By Aidan Galasso
In 2008, the St. Petersburg Times made a bold decision to launch a new online fact-checking feature called PolitiFact. Five years and one Pulitzer Prize later, fact checking is now a major part of political journalism. PolitiFact takes statements from anyone in the political “game,” whether they are speaking as part of a press conference, advertisement, legislative session or television program, and determines how true they are. According to their website, they examine the original statement and then check relevant government reports and interview impartial experts to determine how the statement rates on their Truth-O-Meter. Matt Waite, the original developer of PolitiFact who now is a journalism professor at the University of Nebraska at Lincoln, says the idea came from an unique combination of fact checking, a traditional journalistic practice, and the power of the Internet to create databases that allow people to look at a politician’s record over time. On his blog, Waite said the site bucked the “local” trend in the sense that it is seeking to reach a national audience instead of only the Tampa Bay/ St. Petersburg area. If coverage the 2012 election was any indicator, then this was a successful gamble. Media companies from MTV to the New York Times fact-checked the debates or candidates’ statements via the Internet.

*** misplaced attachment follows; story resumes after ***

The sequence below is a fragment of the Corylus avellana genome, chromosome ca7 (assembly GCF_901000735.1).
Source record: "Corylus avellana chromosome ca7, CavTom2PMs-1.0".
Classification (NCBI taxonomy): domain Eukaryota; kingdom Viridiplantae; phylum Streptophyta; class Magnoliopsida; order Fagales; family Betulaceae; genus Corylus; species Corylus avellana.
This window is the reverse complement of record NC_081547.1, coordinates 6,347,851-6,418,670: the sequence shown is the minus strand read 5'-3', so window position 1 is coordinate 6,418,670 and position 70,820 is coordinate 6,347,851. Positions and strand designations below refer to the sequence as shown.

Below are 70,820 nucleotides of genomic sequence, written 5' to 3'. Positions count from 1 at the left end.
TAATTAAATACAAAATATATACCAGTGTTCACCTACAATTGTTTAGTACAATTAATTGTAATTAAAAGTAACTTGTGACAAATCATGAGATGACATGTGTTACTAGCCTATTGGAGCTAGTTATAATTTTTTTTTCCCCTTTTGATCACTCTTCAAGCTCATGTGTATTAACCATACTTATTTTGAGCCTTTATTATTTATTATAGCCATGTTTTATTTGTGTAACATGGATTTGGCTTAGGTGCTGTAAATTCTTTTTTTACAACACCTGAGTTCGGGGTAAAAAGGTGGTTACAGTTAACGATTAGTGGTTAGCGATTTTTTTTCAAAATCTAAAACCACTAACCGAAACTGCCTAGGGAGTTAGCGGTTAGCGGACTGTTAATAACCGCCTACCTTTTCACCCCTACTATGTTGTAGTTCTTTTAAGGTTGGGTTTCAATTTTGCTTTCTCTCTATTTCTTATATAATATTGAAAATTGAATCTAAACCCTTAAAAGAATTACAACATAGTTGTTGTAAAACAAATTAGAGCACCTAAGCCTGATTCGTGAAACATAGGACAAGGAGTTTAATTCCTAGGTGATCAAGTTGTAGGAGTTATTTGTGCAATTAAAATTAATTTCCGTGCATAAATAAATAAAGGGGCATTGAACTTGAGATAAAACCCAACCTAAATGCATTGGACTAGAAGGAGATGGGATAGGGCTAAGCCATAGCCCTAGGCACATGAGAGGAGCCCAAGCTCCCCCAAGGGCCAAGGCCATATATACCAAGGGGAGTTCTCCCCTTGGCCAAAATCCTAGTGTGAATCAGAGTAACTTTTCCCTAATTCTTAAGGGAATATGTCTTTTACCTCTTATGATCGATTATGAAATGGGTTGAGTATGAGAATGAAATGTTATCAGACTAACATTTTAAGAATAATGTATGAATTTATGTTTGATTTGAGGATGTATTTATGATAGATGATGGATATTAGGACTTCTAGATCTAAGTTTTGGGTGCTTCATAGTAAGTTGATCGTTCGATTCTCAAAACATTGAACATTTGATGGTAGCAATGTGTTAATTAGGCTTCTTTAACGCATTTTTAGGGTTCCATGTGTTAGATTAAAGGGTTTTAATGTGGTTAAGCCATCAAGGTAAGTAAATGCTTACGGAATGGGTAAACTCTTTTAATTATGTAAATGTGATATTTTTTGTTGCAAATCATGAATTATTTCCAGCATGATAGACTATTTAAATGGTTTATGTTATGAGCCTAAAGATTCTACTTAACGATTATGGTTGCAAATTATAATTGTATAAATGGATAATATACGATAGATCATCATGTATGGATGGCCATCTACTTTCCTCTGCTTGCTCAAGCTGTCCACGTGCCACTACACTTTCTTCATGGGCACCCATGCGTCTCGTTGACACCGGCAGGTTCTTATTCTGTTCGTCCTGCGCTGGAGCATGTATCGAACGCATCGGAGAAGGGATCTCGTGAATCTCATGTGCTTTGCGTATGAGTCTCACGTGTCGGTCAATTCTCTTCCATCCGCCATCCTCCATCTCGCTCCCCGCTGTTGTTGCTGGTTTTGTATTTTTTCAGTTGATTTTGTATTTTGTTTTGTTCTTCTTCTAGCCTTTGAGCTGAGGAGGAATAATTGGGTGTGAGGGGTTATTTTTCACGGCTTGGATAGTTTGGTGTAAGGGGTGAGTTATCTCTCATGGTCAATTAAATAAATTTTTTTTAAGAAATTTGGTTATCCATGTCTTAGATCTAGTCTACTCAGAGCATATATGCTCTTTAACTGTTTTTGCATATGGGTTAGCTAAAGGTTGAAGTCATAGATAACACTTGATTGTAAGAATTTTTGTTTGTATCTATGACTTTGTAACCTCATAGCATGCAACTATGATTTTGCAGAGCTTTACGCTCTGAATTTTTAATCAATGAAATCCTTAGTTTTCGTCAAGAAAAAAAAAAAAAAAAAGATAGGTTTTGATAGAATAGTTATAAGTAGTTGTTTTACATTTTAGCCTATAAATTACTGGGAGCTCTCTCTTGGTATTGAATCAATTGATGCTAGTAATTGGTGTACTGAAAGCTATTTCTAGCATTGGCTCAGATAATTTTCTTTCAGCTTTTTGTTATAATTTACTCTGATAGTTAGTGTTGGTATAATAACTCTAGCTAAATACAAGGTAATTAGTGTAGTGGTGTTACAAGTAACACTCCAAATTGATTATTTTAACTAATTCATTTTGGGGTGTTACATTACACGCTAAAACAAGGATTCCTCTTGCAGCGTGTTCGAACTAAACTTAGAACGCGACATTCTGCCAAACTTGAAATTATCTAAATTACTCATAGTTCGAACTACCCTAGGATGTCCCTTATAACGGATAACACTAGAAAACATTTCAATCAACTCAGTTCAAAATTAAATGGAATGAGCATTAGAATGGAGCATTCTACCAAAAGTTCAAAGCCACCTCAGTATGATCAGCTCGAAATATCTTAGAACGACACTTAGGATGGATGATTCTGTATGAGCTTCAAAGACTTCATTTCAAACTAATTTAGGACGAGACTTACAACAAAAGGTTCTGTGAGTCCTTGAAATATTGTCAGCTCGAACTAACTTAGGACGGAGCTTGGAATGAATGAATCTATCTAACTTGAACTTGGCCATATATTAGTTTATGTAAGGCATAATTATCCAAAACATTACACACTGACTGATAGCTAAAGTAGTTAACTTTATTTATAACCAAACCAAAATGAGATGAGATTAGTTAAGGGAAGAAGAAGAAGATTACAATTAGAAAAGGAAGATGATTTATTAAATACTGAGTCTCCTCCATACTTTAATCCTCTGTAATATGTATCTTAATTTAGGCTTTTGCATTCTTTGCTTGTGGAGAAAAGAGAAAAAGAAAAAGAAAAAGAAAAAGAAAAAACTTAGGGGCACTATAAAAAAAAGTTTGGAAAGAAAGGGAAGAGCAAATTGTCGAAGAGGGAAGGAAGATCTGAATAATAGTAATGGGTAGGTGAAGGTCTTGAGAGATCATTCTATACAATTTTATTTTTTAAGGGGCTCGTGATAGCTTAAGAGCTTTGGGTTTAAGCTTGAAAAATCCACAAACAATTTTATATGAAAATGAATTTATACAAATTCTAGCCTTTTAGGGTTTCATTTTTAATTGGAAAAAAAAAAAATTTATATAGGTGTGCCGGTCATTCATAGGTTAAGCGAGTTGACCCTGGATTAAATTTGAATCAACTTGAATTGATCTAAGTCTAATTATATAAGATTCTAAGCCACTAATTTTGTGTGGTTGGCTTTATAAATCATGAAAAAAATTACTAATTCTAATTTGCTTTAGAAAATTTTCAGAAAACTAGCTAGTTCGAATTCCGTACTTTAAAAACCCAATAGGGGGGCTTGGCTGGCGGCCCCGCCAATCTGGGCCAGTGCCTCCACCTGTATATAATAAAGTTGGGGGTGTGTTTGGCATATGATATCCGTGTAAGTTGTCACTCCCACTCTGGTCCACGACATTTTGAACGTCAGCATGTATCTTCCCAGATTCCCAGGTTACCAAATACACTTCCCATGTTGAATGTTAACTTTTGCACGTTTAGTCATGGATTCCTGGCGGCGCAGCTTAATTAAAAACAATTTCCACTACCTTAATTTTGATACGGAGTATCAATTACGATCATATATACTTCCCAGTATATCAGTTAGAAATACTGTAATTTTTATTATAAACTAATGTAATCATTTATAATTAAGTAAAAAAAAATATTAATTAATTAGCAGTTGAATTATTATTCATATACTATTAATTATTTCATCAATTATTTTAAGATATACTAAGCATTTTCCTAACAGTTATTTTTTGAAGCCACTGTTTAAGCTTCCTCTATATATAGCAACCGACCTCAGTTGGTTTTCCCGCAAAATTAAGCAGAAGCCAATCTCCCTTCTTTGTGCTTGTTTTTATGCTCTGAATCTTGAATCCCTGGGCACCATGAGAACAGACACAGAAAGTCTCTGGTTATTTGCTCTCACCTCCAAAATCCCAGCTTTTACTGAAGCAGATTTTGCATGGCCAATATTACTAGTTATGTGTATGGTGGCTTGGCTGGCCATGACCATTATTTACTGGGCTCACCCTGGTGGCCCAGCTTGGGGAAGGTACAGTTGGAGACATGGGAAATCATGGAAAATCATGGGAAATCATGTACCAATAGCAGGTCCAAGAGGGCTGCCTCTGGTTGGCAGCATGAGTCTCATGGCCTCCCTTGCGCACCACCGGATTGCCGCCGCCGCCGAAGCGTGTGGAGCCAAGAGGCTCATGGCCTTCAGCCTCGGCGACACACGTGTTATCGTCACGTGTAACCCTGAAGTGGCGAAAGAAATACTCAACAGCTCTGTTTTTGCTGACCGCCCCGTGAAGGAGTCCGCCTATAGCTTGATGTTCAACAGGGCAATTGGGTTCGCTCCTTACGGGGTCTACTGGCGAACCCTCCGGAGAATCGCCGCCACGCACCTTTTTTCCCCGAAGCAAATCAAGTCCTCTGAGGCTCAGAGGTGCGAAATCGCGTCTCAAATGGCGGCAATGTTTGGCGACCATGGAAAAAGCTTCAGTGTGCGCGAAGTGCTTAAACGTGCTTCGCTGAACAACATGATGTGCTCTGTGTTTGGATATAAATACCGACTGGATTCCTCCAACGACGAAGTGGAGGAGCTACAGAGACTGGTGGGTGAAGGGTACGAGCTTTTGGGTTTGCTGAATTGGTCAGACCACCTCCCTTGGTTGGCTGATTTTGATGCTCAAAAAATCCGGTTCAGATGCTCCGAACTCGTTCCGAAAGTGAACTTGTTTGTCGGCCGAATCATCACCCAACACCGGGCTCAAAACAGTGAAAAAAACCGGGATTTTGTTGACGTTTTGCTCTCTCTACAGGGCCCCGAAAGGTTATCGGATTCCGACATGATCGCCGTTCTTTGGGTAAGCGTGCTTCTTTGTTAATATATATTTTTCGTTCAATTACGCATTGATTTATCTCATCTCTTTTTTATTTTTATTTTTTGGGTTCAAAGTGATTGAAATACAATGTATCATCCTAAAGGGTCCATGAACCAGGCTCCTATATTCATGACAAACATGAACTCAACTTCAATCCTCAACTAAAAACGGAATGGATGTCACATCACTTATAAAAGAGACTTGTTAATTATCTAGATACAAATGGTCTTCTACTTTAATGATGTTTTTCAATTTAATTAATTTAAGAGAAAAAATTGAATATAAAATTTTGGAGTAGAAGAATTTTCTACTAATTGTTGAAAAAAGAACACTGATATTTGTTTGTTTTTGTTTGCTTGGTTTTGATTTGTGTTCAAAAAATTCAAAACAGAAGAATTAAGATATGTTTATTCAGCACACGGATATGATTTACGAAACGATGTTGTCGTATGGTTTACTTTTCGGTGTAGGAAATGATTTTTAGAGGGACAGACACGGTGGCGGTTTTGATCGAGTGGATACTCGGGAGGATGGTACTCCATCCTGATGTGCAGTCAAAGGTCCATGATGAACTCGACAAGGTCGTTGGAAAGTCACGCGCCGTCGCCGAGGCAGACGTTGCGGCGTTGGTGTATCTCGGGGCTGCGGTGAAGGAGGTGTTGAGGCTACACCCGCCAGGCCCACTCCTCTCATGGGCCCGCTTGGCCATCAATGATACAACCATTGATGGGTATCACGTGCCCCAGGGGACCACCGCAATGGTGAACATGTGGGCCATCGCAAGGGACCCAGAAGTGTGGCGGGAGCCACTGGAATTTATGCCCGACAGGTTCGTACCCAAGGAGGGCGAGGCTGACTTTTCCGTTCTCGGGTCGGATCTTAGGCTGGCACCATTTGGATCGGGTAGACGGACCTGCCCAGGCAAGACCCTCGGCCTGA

Part of the reason PolitiFact is so successful is that it holds politicians accountable, which newspapers aspire to do but don’t always succeed. . Attempting to stay objective often causes journalists to write a “he said, she said” article but not verify if what was said was true or not. The site goes beyond just telling people what a candidate said. Furthermore, the site publishes explanations as to why they rated a statement a certain way and provides documentation for those who want to research the judgment further. This transparency helps make their judgments more neutral and separates them from on the opinions often shared on cable news channels. Those two factors make PolitiFact a unique product built from traditional journalistic values.